Multiple studies show the connection between strong working memory and high IQ as well as strong working memory and school success. And now a new study highlighted by Dr. David Rabiner from Duke University also shows that a stronger working memory also affects behavior, especially in children with ADHD.
The results published online recently in Neurotherapeutics, "suggest that working memory training can yield reductions in off task behavior during academic work for children with ADHD. This has not been previously demonstrated and begins to address an important gap in the research base on working memory training for ADHD, i.e., the limited indication of training effects that generalize to the classroom," according to Dr. Rabiner.
This study looked at students who underwent working memory training and then were observed doing academic worksheets. Students who had completed the training sessions looked away from their papers less, played with nearby toys less, and stayed on task more than the control group that did not undergo the training.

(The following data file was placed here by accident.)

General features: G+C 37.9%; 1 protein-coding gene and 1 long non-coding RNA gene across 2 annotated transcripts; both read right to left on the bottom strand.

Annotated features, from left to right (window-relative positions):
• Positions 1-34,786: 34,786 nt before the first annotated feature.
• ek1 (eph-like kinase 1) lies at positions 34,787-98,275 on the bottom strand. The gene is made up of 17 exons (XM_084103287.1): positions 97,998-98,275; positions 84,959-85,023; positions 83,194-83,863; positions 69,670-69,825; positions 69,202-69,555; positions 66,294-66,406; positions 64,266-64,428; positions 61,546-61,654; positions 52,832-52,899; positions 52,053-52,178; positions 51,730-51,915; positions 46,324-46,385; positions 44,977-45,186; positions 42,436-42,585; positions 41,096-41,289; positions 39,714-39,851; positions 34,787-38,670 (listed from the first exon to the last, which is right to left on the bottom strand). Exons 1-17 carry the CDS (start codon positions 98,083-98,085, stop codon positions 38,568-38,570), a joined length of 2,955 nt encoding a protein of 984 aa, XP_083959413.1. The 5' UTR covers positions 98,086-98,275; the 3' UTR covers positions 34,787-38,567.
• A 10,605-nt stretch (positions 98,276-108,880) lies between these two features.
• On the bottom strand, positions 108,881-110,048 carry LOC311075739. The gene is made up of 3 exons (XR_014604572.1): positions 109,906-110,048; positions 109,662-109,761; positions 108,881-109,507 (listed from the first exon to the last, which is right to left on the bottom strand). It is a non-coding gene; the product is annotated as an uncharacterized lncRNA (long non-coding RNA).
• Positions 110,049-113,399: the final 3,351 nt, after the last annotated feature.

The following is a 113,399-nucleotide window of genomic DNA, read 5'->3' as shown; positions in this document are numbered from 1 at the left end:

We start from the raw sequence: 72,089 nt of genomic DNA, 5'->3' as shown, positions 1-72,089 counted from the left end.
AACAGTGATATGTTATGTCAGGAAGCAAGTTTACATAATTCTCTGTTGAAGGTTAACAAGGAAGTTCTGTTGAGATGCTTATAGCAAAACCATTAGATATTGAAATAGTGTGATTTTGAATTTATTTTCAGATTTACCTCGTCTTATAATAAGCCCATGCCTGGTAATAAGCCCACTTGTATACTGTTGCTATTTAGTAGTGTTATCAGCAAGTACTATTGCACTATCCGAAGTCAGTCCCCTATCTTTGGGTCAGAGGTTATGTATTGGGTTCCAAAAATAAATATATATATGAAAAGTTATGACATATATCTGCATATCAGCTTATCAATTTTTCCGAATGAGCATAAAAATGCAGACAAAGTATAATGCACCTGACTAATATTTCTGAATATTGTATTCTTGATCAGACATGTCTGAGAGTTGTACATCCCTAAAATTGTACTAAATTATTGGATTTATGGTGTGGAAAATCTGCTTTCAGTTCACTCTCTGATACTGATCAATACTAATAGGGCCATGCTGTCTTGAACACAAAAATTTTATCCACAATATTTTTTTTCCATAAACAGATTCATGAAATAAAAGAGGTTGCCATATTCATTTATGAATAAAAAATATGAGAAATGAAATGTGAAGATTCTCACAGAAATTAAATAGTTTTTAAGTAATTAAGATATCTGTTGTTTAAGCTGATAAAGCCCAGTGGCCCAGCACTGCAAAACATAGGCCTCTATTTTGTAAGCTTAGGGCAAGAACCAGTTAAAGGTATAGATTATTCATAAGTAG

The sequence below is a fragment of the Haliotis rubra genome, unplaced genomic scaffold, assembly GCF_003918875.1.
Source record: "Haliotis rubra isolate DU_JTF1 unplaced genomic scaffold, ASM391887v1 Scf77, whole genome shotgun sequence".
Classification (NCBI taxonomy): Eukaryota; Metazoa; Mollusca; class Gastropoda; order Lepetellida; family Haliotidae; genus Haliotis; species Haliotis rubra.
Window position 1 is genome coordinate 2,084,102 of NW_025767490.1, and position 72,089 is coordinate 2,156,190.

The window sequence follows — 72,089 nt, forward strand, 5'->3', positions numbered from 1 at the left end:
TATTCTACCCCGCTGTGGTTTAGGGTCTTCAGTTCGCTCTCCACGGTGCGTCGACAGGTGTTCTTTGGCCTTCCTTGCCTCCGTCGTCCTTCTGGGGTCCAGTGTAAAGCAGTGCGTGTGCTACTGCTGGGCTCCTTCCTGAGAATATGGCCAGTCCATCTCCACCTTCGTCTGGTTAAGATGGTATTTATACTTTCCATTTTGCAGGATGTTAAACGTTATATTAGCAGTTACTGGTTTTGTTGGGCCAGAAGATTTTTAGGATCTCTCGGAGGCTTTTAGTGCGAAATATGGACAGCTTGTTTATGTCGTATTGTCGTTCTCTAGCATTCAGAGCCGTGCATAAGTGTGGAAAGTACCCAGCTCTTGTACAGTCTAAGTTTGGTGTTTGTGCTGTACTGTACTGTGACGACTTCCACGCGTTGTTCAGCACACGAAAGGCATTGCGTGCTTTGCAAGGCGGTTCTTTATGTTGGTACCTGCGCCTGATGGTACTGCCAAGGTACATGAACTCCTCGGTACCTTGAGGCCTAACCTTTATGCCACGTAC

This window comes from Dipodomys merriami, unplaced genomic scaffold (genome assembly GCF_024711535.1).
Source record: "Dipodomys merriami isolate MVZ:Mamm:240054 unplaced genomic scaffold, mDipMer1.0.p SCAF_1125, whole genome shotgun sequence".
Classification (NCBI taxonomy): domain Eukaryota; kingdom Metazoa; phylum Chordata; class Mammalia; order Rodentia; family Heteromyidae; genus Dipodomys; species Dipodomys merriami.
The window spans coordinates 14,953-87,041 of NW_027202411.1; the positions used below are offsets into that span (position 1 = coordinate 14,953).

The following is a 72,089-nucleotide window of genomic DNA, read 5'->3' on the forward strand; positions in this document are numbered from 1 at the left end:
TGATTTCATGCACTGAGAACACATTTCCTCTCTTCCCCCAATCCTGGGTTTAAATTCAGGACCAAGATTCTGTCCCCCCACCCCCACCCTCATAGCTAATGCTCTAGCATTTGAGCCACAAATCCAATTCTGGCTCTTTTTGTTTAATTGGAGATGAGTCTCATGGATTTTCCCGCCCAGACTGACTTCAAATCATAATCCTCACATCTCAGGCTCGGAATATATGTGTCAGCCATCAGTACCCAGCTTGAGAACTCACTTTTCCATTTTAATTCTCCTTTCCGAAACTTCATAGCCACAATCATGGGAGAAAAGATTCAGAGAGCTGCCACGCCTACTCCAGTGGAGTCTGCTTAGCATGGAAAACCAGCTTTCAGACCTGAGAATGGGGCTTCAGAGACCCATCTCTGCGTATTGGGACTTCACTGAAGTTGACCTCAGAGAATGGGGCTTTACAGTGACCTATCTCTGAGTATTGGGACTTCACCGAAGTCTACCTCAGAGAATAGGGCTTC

So what is working memory and why is it so important for school? Working memory allows you to hold several pieces of information in your brain and manipulate them to be used. This would include parts of multi-step directions, numbers in a word problem, and the paragraph you just finished reading. Therefore, working memory is extremely important in a school setting and often students who struggle in school or have been diagnosed with ADHD have weaker working memories.
Thankfully, working memory can be improved. Intense and structured brain training can improve the neural connections that are responsible for working memory and other cognitive skills. Like the study mentioned above, focused training can be used to improve the connections in the brain responsible for working memory.
The best way to determine if you or your child has a weakness in this area is to complete a cognitive skills assessment. If a weakness is found. LearningRx can customize a brain training program to strengthen the deficient cognitive skills. A strong working memory can improve IQ, on-task behavior, confidence in school and overall success!